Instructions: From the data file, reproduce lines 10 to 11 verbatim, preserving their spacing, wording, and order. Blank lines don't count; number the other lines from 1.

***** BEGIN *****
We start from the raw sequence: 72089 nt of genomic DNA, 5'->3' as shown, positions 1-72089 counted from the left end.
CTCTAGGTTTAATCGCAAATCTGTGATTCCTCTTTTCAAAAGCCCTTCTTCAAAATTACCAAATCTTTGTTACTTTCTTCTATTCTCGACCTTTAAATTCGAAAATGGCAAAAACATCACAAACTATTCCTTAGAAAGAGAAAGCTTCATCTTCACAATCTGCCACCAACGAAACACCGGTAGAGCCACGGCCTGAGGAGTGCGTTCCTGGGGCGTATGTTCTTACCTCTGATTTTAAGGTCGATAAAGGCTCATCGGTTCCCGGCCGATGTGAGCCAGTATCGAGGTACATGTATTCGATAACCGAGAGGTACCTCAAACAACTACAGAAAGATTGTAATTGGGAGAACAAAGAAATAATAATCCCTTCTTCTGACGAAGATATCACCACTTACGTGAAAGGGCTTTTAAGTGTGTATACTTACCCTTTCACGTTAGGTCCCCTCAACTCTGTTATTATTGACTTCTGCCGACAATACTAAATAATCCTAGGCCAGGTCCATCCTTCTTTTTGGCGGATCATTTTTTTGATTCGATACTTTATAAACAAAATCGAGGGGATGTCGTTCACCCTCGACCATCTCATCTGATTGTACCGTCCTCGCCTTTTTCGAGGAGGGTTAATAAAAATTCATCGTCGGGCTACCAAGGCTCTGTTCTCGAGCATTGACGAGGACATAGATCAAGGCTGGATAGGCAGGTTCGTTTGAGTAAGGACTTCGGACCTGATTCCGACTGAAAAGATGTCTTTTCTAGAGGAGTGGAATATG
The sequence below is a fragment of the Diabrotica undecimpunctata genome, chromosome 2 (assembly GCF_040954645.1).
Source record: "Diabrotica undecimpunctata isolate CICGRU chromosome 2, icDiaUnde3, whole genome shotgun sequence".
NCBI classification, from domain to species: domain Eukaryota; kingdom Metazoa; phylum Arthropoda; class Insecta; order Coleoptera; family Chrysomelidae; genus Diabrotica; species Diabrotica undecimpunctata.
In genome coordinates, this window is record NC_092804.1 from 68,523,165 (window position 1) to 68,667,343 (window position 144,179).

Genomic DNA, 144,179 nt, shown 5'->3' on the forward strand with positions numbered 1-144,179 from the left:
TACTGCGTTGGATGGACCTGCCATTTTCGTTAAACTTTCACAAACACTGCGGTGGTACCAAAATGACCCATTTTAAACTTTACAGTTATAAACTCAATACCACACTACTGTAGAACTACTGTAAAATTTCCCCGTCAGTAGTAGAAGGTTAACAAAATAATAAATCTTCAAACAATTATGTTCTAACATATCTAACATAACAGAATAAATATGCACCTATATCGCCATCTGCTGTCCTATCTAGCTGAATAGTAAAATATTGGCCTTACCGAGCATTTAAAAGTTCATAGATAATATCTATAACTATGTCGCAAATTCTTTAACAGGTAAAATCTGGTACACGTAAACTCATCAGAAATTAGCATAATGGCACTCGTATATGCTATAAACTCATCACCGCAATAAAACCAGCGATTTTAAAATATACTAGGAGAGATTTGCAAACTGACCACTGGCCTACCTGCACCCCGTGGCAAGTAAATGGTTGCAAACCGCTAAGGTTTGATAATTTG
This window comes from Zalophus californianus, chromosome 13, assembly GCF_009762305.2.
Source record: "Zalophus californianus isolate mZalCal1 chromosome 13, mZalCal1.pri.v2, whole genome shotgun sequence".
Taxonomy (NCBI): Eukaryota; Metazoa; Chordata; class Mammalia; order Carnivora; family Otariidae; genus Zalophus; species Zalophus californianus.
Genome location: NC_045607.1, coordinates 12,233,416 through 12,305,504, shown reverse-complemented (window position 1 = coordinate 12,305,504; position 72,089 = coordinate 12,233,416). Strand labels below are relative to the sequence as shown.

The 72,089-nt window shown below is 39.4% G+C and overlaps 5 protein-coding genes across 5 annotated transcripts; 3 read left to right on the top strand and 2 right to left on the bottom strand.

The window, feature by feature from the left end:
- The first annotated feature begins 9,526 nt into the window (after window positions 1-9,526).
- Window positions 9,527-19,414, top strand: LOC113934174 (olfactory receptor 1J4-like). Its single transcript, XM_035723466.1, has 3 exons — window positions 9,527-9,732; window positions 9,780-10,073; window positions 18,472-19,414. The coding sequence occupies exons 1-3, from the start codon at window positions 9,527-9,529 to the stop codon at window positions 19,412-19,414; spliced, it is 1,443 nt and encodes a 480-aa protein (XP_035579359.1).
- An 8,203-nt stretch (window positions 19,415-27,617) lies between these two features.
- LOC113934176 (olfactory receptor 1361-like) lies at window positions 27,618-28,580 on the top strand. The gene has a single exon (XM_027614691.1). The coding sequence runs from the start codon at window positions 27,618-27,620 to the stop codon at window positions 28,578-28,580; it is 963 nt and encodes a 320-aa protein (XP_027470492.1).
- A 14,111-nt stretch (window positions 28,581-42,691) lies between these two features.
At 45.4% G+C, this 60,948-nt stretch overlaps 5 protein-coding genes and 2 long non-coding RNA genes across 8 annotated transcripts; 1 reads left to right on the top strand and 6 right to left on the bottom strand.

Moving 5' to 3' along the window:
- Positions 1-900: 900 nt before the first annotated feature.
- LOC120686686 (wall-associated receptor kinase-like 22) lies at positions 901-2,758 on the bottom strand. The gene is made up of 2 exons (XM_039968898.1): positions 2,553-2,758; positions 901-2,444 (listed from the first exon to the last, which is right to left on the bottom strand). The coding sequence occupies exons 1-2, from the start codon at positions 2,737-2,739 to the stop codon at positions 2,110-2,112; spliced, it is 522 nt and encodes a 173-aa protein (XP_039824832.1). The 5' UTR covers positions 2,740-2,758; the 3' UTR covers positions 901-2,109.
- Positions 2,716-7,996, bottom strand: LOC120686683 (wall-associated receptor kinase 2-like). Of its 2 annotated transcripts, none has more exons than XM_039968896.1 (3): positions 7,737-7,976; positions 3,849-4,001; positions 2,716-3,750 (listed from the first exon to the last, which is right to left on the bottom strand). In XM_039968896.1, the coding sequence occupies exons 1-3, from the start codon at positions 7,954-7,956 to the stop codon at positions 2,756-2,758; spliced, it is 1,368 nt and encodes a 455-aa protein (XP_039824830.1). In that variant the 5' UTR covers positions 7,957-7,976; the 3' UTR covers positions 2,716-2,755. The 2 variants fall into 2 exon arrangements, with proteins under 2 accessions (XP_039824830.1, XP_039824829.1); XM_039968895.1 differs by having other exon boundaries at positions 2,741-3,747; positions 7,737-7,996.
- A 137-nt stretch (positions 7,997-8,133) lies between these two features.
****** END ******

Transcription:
Source record: "Zalophus californianus isolate mZalCal1 chromosome 13, mZalCal1.pri.v2, whole genome shotgun sequence".
Taxonomy (NCBI): Eukaryota; Metazoa; Chordata; class Mammalia; order Carnivora; family Otariidae; genus Zalophus; species Zalophus californianus.